China’s Kunlun in talks with US authorities over Grindr

Photo by NordWood Themes on Unsplash

Chinese gaming company Beijing Kunlun Tech Co Ltd said on Monday that it was in talks with U.S. government authorities about whether it should continue to own popular gay dating app Grindr LLC.

Reuters reported last week that the Committee on Foreign Investment in the United States (CFIUS), a U.S. government panel that scrutinizes deals for national security risks, had asked Kunlun to sell Grindr, spurred on by data privacy concerns.

“We are in talks with CFIUS at the moment. We have not reached any agreement with CFIUS as of the day of the announcement. We will disclose any future development,” Kunlun said in a brief filing with the Chinese Securities Regulatory Commission.

The development represents a rare high-profile example of CFIUS seeking to undo an acquisition that has already been completed. Kunlun took over Grindr through two separate deals between 2016 and 2018 without submitting the acquisition for CFIUS review, making it vulnerable to such an intervention, Reuters reported last week.

CFIUS has not disclosed its specific concerns. However, the United States has been increasingly scrutinizing app developers over the safety of personal data, especially if some of it involves U.S. military or intelligence personnel.

Grindr collects personal information submitted by users, including location, messages, and in some cases even someone’s HIV status, according to its privacy policy.

Kunlun said last August it was preparing for an initial public offering (IPO) of Grindr.

As a result of CFIUS’ intervention, Kunlun has shifted its focus to an auction process to sell Grindr outright, given that the IPO would have kept Grindr under Kunlun‘s control for longer, Reuters reported.

Kunlun‘s control of Grindr has fueled concerns among privacy advocates in the United States. U.S. Senators Edward Markey and Richard Blumenthal sent a letter to Grindr last year demanding answers about how the app would protect users’ privacy under its Chinese owner.

Kunlun is one of China’s largest mobile gaming companies. It was part of a buyout consortium that acquired Norwegian internet browser business Opera Ltd for $600 million in 2016.

Founded in 2008 by Tsinghua University graduate Zhou Yahui, Kunlun also owns Qudian Inc, a Chinese consumer credit provider, and Xianlai Huyu, a Chinese mobile gaming company.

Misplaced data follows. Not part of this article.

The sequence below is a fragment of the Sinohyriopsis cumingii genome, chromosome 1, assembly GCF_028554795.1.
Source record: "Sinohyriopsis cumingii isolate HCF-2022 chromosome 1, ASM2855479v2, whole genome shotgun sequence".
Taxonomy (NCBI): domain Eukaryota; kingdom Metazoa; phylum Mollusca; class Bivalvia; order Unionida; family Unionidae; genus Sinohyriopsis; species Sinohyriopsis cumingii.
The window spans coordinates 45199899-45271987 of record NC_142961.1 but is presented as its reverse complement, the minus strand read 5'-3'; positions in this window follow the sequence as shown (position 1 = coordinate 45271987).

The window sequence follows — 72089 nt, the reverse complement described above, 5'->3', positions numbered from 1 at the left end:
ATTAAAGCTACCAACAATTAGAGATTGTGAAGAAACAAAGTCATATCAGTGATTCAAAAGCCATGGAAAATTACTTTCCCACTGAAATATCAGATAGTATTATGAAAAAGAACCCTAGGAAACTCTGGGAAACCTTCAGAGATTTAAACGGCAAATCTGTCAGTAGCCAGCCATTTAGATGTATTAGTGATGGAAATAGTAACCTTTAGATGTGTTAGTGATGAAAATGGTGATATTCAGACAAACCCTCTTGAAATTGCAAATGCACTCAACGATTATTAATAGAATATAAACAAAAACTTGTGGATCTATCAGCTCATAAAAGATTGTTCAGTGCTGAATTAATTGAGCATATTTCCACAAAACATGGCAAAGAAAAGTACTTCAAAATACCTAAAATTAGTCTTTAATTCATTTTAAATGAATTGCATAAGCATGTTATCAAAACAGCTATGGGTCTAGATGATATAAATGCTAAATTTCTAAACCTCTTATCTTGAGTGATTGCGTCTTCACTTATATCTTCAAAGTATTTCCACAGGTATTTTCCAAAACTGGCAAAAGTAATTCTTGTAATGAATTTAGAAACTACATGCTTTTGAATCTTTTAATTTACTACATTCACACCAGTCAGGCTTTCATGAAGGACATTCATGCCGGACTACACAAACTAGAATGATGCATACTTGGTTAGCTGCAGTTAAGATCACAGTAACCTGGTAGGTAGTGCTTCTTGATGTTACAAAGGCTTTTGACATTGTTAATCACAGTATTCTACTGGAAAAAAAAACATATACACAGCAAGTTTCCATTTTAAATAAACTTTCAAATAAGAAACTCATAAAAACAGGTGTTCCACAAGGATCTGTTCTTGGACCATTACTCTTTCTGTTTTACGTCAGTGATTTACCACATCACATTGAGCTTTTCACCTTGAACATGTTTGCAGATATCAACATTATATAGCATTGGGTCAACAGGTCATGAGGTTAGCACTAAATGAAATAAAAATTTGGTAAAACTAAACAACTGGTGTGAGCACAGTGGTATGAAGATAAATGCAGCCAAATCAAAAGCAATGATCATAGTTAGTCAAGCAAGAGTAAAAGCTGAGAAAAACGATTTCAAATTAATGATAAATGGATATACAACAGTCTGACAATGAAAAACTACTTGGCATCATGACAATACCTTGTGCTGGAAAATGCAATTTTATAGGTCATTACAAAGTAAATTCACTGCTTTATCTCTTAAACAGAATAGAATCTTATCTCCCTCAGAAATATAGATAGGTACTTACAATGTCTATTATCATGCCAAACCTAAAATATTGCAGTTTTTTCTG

Zhou has said that the overseas market is the root of Kunlun‘s business, accounting for 70 percent of Kunlun‘s revenue.

Reuters

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Singapore Reporter/s

In Singapore, we are looking to double our reporting team by this year-end to comprehensively cover the fast-moving world of funded startups and VC, PE & M&A deals. We want reporters who can tell our readers what is really happening in these sectors and why it matters to markets, companies and consumers. The ability to write precisely and urgently is crucial for these roles. Ideal candidates must have to ability to work in a collaborative, dynamic, and fast-changing environment. We want our new hires to be digitally savvy and ready to experiment with new forms of storytelling. Most importantly, we are looking for hard-hitting reporters who work well in a team. Collaboration and collegiality are a must.

Following vacancies can be applied for (only in Singapore).

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  • A reporter to track companies/startups that have raised private capital, and have the potential to become unicorns. SEA currently has over 40 companies with a valuation of over $100 million and under $1 billion.
  • A reporter who can get behind the scenes and reveal how funding rounds are put together, or why they’ve failed to materialise. She/he in this role will largely focus on long-format stories. 
  • A journalist to track special situations funds, distressed debt and private credit (from the PE angle) across Asia.